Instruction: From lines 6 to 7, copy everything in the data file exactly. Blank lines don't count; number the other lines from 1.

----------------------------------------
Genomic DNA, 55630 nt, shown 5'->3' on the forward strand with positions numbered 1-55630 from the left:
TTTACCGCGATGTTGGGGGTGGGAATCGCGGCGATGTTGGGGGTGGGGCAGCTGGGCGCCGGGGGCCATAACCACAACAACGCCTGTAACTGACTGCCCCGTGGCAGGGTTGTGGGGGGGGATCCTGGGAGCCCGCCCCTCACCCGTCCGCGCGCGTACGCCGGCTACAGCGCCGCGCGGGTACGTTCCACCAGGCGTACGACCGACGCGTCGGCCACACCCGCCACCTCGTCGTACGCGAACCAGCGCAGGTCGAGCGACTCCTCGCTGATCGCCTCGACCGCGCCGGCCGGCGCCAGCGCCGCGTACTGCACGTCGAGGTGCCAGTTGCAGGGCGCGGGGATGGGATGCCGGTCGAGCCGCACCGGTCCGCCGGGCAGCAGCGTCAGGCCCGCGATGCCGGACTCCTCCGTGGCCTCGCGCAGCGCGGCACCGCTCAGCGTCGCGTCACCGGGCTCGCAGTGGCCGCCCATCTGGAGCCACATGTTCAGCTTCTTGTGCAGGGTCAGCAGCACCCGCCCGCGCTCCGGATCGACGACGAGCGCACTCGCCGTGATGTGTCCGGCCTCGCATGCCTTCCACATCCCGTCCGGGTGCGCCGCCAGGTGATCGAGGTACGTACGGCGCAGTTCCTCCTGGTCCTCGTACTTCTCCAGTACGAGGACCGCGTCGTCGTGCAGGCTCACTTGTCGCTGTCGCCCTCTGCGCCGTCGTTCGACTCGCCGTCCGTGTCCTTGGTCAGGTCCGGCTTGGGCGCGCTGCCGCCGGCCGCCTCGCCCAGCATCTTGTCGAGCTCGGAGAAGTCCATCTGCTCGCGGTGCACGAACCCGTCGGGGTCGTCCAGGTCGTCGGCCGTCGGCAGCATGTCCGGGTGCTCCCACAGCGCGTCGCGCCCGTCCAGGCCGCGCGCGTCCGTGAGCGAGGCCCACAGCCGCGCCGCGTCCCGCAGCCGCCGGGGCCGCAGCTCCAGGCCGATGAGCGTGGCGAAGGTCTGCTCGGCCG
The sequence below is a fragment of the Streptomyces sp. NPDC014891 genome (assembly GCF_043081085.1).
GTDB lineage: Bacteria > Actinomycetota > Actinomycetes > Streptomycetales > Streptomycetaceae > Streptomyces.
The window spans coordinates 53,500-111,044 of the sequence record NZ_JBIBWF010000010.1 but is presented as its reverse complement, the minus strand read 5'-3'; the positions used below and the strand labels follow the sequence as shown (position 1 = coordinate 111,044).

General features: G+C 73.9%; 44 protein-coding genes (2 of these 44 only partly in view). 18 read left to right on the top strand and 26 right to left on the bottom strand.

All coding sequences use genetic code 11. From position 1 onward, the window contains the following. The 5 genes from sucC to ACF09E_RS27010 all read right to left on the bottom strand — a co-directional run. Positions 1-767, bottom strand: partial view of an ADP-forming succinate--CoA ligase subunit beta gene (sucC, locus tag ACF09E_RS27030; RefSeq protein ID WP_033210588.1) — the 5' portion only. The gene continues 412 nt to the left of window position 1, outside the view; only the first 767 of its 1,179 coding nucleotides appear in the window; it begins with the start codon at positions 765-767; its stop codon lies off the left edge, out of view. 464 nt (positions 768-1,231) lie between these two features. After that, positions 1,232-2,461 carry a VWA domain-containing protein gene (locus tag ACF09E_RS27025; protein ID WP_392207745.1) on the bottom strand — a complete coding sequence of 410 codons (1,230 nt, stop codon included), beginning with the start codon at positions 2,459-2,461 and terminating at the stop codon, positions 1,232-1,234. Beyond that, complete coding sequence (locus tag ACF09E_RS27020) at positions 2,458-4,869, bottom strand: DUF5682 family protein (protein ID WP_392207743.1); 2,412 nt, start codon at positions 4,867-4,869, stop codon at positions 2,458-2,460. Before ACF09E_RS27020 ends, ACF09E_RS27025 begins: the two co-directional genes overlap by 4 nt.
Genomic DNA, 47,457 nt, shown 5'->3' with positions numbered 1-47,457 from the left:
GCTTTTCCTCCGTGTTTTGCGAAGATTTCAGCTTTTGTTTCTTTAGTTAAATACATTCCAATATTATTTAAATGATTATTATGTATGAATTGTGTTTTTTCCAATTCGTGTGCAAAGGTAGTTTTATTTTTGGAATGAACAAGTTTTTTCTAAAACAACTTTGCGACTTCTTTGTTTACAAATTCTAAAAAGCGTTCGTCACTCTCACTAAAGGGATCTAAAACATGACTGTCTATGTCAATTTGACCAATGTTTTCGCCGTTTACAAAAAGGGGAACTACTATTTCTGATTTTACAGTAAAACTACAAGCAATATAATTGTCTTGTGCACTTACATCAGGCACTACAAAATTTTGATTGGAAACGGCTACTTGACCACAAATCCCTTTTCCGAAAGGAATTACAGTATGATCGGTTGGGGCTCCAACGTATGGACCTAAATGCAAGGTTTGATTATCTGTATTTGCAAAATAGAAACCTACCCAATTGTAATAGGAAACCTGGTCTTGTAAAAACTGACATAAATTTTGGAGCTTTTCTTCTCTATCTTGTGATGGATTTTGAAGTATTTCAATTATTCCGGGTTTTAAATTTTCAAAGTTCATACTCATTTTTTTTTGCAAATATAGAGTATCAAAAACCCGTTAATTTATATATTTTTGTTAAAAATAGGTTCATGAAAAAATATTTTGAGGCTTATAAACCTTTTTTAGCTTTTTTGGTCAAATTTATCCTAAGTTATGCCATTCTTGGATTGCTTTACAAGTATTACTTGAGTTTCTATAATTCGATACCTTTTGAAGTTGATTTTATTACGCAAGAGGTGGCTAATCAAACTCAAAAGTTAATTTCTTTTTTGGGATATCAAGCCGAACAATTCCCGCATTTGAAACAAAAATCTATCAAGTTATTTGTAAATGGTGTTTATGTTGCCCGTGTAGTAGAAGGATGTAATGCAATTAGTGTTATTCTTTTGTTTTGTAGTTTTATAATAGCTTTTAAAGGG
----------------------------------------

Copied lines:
General features: G+C 73.9%; 44 protein-coding genes (2 of these 44 only partly in view). 18 read left to right on the top strand and 26 right to left on the bottom strand.

All coding sequences use genetic code 11. From position 1 onward, the window contains the following. The 5 genes from sucC to ACF09E_RS27010 all read right to left on the bottom strand — a co-directional run. Positions 1-767, bottom strand: partial view of an ADP-forming succinate--CoA ligase subunit beta gene (sucC, locus tag ACF09E_RS27030; RefSeq protein ID WP_033210588.1) — the 5' portion only. The gene continues 412 nt to the left of window position 1, outside the view; only the first 767 of its 1,179 coding nucleotides appear in the window; it begins with the start codon at positions 765-767; its stop codon lies off the left edge, out of view. 464 nt (positions 768-1,231) lie between these two features. After that, positions 1,232-2,461 carry a VWA domain-containing protein gene (locus tag ACF09E_RS27025; protein ID WP_392207745.1) on the bottom strand — a complete coding sequence of 410 codons (1,230 nt, stop codon included), beginning with the start codon at positions 2,459-2,461 and terminating at the stop codon, positions 1,232-1,234. Beyond that, complete coding sequence (locus tag ACF09E_RS27020) at positions 2,458-4,869, bottom strand: DUF5682 family protein (protein ID WP_392207743.1); 2,412 nt, start codon at positions 4,867-4,869, stop codon at positions 2,458-2,460. Before ACF09E_RS27020 ends, ACF09E_RS27025 begins: the two co-directional genes overlap by 4 nt.